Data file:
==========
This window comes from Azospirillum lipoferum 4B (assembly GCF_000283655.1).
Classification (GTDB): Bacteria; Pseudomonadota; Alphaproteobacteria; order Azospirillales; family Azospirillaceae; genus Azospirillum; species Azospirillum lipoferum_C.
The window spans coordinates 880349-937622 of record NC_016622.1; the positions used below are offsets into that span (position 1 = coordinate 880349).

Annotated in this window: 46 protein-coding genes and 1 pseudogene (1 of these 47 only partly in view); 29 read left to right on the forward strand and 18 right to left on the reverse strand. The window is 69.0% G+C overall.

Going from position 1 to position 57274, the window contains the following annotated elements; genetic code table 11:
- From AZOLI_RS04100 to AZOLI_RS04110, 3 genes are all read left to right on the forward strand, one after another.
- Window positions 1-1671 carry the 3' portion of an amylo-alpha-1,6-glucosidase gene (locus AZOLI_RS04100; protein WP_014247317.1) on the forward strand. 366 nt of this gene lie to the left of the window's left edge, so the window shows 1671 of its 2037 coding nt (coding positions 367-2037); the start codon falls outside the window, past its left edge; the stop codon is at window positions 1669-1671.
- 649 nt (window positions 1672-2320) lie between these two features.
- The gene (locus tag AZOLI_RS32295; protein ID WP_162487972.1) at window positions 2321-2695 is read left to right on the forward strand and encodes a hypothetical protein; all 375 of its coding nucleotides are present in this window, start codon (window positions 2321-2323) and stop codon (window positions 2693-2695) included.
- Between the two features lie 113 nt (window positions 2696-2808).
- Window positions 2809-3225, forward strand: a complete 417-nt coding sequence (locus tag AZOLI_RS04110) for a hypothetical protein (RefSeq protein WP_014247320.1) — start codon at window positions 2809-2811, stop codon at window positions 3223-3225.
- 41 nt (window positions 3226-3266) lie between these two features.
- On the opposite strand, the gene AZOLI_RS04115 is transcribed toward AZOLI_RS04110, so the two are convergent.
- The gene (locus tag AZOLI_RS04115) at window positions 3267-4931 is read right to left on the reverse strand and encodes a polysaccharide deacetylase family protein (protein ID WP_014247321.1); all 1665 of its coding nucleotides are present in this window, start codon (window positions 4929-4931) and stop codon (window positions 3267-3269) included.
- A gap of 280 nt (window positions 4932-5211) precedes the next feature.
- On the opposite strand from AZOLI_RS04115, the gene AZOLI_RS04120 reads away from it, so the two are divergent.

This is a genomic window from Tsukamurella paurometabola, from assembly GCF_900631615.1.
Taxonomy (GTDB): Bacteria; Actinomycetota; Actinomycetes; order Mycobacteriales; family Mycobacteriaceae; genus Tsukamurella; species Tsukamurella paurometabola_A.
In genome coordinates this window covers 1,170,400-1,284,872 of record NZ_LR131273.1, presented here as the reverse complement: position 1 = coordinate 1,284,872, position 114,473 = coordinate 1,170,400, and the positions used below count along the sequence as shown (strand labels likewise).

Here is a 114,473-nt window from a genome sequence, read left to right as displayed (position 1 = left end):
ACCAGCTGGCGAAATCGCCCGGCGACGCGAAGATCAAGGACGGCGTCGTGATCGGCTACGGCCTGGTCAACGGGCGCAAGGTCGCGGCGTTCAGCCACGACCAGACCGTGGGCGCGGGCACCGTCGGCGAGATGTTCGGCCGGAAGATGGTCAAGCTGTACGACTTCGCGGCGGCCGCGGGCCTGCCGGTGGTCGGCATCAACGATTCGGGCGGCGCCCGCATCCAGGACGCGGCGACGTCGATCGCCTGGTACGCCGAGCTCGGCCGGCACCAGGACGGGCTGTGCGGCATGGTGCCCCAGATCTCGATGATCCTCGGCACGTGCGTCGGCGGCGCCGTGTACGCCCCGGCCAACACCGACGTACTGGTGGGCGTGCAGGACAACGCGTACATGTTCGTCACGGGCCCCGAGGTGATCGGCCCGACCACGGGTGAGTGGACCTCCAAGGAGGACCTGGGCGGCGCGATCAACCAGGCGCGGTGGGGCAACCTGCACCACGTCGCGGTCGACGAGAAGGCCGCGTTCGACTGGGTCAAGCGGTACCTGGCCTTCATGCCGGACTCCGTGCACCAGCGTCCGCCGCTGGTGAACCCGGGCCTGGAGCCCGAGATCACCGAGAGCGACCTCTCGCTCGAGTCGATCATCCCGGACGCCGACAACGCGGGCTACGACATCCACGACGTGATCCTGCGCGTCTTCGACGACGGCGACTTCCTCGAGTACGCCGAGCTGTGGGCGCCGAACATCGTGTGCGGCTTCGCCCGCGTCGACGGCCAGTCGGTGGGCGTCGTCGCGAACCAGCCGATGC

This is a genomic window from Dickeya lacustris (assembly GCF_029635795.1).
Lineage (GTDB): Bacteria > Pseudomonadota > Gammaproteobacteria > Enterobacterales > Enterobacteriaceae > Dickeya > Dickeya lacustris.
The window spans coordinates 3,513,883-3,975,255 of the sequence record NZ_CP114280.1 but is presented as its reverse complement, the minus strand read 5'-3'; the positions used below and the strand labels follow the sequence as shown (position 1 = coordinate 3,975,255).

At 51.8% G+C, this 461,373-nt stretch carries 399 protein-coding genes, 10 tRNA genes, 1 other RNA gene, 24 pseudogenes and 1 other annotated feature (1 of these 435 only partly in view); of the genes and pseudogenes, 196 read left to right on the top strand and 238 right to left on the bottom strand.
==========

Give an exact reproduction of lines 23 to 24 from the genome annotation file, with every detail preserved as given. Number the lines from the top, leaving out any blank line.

Lineage (GTDB): Bacteria > Pseudomonadota > Gammaproteobacteria > Enterobacterales > Enterobacteriaceae > Dickeya > Dickeya lacustris.
The window spans coordinates 3,513,883-3,975,255 of the sequence record NZ_CP114280.1 but is presented as its reverse complement, the minus strand read 5'-3'; the positions used below and the strand labels follow the sequence as shown (position 1 = coordinate 3,975,255).